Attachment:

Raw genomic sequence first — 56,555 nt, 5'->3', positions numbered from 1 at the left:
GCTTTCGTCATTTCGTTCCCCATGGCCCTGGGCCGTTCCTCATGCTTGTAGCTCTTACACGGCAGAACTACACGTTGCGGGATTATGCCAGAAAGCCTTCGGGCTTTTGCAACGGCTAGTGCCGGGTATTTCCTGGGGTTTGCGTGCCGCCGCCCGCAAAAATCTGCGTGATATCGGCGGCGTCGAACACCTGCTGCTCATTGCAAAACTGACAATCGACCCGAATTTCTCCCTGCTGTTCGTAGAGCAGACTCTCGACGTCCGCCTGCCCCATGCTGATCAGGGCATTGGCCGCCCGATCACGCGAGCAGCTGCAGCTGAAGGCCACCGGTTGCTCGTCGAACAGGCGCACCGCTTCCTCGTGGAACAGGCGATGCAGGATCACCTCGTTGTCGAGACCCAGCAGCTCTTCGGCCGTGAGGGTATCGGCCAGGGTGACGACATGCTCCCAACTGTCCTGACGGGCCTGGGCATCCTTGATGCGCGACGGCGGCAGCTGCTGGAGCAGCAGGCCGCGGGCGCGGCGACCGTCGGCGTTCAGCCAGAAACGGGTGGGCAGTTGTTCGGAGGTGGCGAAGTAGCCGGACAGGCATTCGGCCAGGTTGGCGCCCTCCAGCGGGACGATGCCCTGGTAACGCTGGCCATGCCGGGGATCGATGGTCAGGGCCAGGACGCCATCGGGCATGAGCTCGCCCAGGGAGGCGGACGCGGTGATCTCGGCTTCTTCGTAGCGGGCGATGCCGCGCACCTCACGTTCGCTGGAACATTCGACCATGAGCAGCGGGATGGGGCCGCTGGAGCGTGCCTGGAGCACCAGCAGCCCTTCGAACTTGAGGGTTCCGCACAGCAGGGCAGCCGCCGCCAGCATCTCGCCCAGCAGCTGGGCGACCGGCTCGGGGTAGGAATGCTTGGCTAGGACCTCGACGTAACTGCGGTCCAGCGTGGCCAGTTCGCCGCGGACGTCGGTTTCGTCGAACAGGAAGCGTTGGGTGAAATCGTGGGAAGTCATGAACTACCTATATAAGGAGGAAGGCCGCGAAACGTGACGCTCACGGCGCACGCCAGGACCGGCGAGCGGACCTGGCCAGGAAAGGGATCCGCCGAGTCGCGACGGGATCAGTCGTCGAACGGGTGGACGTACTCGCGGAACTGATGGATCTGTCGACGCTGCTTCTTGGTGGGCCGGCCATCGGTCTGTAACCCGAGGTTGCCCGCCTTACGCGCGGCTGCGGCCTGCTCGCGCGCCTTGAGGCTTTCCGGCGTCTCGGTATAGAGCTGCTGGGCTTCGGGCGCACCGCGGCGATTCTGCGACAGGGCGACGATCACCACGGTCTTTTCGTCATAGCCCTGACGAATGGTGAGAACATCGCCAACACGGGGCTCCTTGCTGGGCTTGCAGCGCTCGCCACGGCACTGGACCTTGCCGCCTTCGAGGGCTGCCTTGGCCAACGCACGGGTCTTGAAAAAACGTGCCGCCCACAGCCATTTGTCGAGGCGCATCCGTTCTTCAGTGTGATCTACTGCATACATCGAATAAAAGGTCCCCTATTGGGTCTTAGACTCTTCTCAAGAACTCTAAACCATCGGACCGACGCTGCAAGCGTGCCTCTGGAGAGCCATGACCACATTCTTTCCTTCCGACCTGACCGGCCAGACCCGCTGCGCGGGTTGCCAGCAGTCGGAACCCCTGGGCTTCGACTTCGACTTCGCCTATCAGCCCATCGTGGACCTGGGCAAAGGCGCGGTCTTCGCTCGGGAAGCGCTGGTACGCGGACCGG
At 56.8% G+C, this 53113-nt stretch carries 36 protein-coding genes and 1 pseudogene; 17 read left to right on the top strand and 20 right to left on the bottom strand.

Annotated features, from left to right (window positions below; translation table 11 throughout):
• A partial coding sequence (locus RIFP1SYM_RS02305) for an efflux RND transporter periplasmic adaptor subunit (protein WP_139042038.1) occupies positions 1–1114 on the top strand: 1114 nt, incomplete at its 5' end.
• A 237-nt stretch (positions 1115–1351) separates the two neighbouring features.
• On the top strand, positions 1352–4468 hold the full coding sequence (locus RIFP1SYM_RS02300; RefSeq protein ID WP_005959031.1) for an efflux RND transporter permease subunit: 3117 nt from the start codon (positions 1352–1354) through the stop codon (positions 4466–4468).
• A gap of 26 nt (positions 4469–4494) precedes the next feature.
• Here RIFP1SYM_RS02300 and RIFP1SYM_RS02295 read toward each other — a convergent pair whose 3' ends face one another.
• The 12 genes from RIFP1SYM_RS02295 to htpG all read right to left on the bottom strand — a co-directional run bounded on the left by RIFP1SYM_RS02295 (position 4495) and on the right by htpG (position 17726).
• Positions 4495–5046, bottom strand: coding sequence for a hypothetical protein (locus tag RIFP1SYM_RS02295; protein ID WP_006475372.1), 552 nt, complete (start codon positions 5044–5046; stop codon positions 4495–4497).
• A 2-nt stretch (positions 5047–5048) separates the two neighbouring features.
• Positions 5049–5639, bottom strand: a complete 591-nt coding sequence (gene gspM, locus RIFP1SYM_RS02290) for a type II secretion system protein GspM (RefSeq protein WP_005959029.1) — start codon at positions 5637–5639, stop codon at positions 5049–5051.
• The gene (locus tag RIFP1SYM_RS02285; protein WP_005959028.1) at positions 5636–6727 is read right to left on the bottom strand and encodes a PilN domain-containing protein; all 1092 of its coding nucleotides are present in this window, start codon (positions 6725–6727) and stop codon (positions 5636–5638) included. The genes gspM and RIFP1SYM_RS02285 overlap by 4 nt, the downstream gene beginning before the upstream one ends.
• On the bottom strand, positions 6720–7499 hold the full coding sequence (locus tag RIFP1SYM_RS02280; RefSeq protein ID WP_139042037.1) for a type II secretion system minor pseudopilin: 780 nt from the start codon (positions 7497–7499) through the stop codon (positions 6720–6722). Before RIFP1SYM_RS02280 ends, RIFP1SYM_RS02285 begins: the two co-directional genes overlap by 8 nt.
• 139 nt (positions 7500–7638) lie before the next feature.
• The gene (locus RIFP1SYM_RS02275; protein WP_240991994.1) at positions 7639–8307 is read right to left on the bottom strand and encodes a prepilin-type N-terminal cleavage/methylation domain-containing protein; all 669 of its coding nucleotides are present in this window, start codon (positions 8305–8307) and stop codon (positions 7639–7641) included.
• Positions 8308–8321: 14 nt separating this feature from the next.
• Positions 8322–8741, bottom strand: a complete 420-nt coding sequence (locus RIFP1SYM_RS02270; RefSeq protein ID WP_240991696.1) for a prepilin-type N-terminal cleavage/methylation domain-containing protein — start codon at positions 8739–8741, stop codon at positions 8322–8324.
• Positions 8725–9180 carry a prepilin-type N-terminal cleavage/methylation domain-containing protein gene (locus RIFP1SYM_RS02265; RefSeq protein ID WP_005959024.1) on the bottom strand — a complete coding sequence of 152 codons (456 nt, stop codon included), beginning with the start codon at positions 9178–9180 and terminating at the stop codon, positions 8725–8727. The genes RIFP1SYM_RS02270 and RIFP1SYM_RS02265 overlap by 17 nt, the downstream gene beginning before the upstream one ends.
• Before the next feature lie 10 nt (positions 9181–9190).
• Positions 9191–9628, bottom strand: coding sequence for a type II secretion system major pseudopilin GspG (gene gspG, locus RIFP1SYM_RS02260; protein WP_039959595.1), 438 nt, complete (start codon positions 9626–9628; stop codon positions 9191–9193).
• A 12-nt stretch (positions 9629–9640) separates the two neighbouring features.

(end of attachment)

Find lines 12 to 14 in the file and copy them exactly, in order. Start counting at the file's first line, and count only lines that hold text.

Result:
• A 2-nt stretch (positions 5047–5048) separates the two neighbouring features.
• Positions 5049–5639, bottom strand: a complete 591-nt coding sequence (gene gspM, locus RIFP1SYM_RS02290) for a type II secretion system protein GspM (RefSeq protein WP_005959029.1) — start codon at positions 5637–5639, stop codon at positions 5049–5051.
• The gene (locus tag RIFP1SYM_RS02285; protein WP_005959028.1) at positions 5636–6727 is read right to left on the bottom strand and encodes a PilN domain-containing protein; all 1092 of its coding nucleotides are present in this window, start codon (positions 6725–6727) and stop codon (positions 5636–5638) included. The genes gspM and RIFP1SYM_RS02285 overlap by 4 nt, the downstream gene beginning before the upstream one ends.